I wonder how much pride fits into our “sense” of happiness?

    David
    http://www.redletterbelievers.com

  4. September 24, 2009 11:53 am

    Yup. Oddly enough those very same professions are often listed as the most stressful. I guess stress and happiness aren’t really opposed.

    To the idea of payment, I’d actually say empowerment is more important, once a certain threshold of pay is reached. Of course, in our economy, empowerment and high pay often go hand in hand.

    David has a good point too. More than just empowerment, it is a matter of the direct connection between our hard work and the reward we receive. When we know our work results in clear and tangible benefits, we work harder. Go figure.

  5. September 24, 2009 8:51 pm

    I’m with you…
    However, Gallup never called me,
    or anyone in my periphery… hmmm. I know a lot of business owners that might answer those questions differently with a trusted friend than a poll. Just sayin’.

    Both my husband and I work in the corporate world and love it. but we’ve been very blessed to work for strong companies… I pray it stays that way.

    As for the 333’s…. LOVE the number three, it IS my favorite! but I’m not sure on the statistical data on a great wives tale!!!

  6. shrinkingthecamel permalink*
    September 25, 2009 5:09 am

    Cindy ? Skeptical? of Gallup? Come on, now.
    I guess we should take all of this with a grain of thought, although it is interesting to explore these ideas. Like Marcus says, they are also very stressful at times. But some of us like a little stress to mix things up, keep the challenges in front of us, right? Otherwise we’d be bored?

    David – you brought up that destiny word again. I want to write about that some time. What is our career destiny? Is that even real? Does God predestine those kinds of things? Ok, that is so over my head.

    Don, as always, good thoughts on happiness vs. joy. You are right, but joy is probably harder to measure in a Gallup poll.

    • September 25, 2009 11:07 am

      Hehe… let me apologize for coming across the skeptic… All the world is a veil!!

      None the less, I love my job, I am HAPPY there… which also by Gallup polls is listed as one of the most stressful jobs in the US… and I JUST want to add…

      I’m as happy at making more than double what I started at, than I was at making less than half of what I am now.
      Confusing. Let me state this more clearly, perhaps, what my income is a reflection of my happiness???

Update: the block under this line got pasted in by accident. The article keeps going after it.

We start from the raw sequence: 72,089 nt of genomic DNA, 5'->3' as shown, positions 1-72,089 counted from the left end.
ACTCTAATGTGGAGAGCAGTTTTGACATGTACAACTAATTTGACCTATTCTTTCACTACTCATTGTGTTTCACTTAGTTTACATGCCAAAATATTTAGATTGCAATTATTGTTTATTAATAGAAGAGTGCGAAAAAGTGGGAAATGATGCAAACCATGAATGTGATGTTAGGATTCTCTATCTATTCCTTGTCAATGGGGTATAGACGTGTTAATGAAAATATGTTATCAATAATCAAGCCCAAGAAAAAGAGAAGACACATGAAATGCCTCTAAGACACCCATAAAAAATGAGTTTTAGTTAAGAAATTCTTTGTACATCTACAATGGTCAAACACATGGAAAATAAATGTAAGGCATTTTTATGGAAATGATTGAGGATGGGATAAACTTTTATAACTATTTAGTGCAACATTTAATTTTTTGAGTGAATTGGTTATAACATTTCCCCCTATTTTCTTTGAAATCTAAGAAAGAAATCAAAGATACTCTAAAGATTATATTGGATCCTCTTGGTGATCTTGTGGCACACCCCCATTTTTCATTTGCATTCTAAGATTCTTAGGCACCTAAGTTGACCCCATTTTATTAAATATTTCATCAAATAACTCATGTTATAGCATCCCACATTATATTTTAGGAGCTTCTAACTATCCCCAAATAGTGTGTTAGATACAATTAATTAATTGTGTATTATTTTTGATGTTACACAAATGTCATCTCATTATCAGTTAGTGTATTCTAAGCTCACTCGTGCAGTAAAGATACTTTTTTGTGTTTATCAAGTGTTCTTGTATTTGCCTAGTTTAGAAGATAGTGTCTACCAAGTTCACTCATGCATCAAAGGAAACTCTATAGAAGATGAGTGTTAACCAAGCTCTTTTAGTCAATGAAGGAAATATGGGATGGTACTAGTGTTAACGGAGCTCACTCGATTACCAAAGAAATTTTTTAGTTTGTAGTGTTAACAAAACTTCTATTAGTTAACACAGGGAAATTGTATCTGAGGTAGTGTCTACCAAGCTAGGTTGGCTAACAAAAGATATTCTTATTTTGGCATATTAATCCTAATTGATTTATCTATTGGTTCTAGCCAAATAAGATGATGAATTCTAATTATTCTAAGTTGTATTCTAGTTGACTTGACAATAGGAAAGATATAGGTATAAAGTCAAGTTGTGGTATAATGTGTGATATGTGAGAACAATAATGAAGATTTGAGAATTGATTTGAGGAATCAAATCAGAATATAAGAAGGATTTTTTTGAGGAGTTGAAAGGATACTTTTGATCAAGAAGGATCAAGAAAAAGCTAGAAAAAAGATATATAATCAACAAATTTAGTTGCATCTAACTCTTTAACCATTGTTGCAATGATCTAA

Yes, I am pretty sure that’s how things happened for me… perhaps happy people are drawn to certain careers and industries??? this is what fascinates me…

      I’m not trying to antagonize you, I am merely pushing the line further, trying to wrap my head around something a little bigger…. thank you for the post! I enjoy my time here.

  7. September 25, 2009 9:37 am

    (1) Finding and utilizing your God-given strengths, (2) Treating people with respect and dignity, and (3) Creating an open and trusting atmosphere of, well, love.

    Brad, if that’s not a formula for business success, I don’t know what is.

  8. September 25, 2009 8:55 pm

    Brad,

    Being one of those “slavish” entrepreneurs, I think David is on to something. While I still have qualms about thinking/saying I can control, or even dent, the direction of my destiny, I can’t deny that it is nice to *not* have to put up with someone breathing down my neck to meet a deadline or performance guideline…other than ones that “I” set for myself.

    At least from my experience, I can state that I am wired differently than most and that I am simply aiming for the next step in His will for my life. Oddly enough, that means I get to practice my gifts (from Him) in an arena (He put me there) that has the potential to pay handsomely.

    “despite earnest Christian efforts towards modesty in trying to downplay financial ambitions…” And if He so chooses to bless those in His will with “financial ambitions,” isn’t even more expected? (Luke 12:48)

    There is a gentlemen in my city that has made it his life’s mission to out-give God! The man is clearly nuts, but his single aim has introduced and/or reinforced God’s love to so many in our community that you can’t help BUT cheer on his business successes!

    Ultimately, this discussion comes down to two things, in my opinion:
    1 – God’s will and predestination (whole can o’ worms by itself)
    2 – Personal responsibility in what we’ve been blessed with

    Thanks for helping blow the dust off some little used synapses, as of late…

  9. Annie permalink
    October 17, 2009 1:51 pm

    After two previous careers, one in teaching and one in the mortgage business, I finally found I am happiest as a receptionist . I do believe work does affect wellbeing. As a teacher, I had no time for me, was always in meetings after school and always planning. Those who think teachers have it easy cause they get summers and vacations off are nuts! In actuality, most teachers maybe get off a week during the year. On those other off days, they are planning ahead, writing reports, preparing for teacher meetings, etc. Because the job started taking over not only my life but also my families, I moved on in to the mortgage business.
    This move taught me a lot about finances. I can now read and understand a Good Faith Estimate!! However, the stress was ENORMOUS!! After a while, I started dreaming about work and once the mortgage balloon burst, my top boss was threatening our jobs. Not a good situation AT ALL. Then I moved to being a receptionist.
    Very little stress, get to make people laugh, everyday is filled with different tasks and I have time for me and my family as well as I don’t dream about my job at all. Happy? Extremely so! Glad for the past jobs? YEP! Because without the experience there, I would not be where I am today.